Monday, October 14, 2013

Liabilities, Debt, and Default

Here come the world
With that look in its eye
Future uncertain
But certainly slight

A and B engage in trade. A exchanges resources up front for B's promise to pay his end of the bargain. That promise to pay usually has an explicit or implied near term time horizon. For example, furnace technician A inspects a furnace and then bills B for services rendered. The bill might provide a 30 day time window to pay. B has incurred a liability because B has received a benefit for which he has yet to pay.

A might reduce risk by requiring B to sign a formal contract up front. A is more prone to require this when his upfront resource outlay is substantial. Thus, roofer A may ask B to sign a contract in which B promises to pay A an agreed to amount once a new roof is installed. The contract might also specify the penalty to be incurred if B fails to pay within an agreed-to period.

B can also borrow money from A with the promise to repay principal with interest over some mutually agreed to period of time. If A and B engage in this kind of trade, then B incurs a special type of liability. B is borrowing economic resources in the present period with a promise to repay according to terms of the agreement in a future period. That repayment usually includes interest to be paid to A. Borrowing commonly requires a formal contract that is written and agreed to up front.

These features in combination--repayment in future periods, repayment with interest, and strong contract law context--make debt a particular type of liability. All debts are liabilities. But not all liabilities are debts.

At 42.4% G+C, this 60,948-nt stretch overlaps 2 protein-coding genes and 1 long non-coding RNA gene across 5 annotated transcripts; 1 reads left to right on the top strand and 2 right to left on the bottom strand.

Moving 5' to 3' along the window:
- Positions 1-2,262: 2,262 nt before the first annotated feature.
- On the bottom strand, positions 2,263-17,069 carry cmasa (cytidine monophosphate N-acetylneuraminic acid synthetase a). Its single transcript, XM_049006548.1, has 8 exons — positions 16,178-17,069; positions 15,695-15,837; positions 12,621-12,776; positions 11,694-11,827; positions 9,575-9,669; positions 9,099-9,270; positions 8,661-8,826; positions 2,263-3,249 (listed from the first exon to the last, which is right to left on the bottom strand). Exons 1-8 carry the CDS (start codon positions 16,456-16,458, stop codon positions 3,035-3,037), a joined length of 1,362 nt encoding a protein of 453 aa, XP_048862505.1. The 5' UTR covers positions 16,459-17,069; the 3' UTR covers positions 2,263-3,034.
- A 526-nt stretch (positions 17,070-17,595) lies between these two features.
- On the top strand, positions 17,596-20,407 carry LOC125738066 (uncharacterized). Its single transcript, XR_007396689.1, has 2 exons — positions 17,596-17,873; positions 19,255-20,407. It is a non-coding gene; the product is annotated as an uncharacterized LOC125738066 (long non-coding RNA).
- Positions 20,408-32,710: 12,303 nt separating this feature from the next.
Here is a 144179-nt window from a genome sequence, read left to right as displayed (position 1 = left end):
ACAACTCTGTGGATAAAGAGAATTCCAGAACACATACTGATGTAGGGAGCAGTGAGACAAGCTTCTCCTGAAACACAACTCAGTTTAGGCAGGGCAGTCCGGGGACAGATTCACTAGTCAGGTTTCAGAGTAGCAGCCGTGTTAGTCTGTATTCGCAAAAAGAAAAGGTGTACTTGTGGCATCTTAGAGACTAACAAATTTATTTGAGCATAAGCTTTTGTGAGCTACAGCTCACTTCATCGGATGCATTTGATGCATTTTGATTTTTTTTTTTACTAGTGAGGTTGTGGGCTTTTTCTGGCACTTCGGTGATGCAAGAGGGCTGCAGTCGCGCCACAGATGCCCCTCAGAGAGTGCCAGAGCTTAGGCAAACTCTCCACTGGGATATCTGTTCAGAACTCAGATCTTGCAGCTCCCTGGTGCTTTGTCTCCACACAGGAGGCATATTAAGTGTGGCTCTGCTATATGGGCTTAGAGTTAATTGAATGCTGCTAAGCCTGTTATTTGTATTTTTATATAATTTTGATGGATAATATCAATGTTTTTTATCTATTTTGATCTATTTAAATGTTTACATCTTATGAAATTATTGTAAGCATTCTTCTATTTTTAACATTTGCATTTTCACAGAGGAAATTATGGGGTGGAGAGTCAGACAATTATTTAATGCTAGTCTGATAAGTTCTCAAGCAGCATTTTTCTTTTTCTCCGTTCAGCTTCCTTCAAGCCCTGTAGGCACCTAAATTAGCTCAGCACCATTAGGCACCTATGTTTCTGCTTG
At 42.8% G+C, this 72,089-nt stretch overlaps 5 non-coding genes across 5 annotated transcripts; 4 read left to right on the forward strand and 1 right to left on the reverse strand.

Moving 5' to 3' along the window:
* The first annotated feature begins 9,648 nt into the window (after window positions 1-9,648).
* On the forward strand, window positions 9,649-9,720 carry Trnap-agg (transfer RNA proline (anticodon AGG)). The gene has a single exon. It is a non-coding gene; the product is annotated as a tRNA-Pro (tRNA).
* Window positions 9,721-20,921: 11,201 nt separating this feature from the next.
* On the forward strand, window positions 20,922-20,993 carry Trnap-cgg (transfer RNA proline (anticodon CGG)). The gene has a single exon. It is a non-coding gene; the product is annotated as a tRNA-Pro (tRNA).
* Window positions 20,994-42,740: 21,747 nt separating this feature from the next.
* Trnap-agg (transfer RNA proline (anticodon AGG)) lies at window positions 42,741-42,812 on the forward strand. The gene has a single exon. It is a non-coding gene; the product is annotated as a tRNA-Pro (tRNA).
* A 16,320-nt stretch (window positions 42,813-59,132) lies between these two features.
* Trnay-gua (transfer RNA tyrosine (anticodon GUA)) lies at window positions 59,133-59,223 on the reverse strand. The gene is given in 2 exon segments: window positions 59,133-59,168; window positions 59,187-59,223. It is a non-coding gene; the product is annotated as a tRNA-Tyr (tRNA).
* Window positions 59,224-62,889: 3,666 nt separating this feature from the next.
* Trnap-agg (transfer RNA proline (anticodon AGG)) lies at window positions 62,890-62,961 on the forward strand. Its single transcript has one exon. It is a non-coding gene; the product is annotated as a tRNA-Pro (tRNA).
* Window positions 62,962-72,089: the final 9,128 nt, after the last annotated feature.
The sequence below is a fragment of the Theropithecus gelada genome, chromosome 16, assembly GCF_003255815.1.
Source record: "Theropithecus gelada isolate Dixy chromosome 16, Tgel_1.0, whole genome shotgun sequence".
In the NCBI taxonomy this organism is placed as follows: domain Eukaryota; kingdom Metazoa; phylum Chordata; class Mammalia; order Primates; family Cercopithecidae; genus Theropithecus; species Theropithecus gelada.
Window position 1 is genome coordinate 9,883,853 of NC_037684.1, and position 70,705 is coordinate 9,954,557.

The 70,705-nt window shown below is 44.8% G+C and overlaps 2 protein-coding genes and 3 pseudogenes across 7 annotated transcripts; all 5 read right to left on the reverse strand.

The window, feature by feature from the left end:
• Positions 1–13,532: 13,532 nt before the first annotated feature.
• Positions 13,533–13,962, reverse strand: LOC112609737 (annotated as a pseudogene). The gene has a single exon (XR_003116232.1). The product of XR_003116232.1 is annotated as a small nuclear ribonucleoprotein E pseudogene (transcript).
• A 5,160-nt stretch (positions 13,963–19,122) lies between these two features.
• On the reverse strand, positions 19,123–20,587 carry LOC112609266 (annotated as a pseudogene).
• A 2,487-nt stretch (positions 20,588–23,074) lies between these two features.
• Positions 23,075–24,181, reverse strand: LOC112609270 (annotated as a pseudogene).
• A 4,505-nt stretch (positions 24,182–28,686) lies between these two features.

If B fails to meet the terms of a debt agreement with A, then B is in default. Usually this involves B not paying the requisite amount of interest and/or principal on the requisite date. B has taken property from A with no or insufficient repayment. In a just system and if the contract is valid, A can take legal action against B to reclaim property or to enforce terms of the debt contract. A's legal recourse is stronger if the debt contract was 'secured' by assets of B.

If B fails to pay a bill owed to A for services rendered, then B is not in default. Instead, B has failed to live up to his end of a trade. Whether a formal contract was signed at the outset, this trade is still governed by contract law because the two parties agreed to exchange property and B has taken property from A with no or insufficient repayment. In a just system and if the contract involving the trade was valid, A can take legal action against B to obtain payment or to get his property back. However, A's legal recourse is stronger if a formal contract had been signed at the outset.

1 comment:

dgeorge12358 said...

For the next three years, we're going to see different economies work out different problems. For European economies, especially Greece, it would be through default.
~Mohamed El-Erian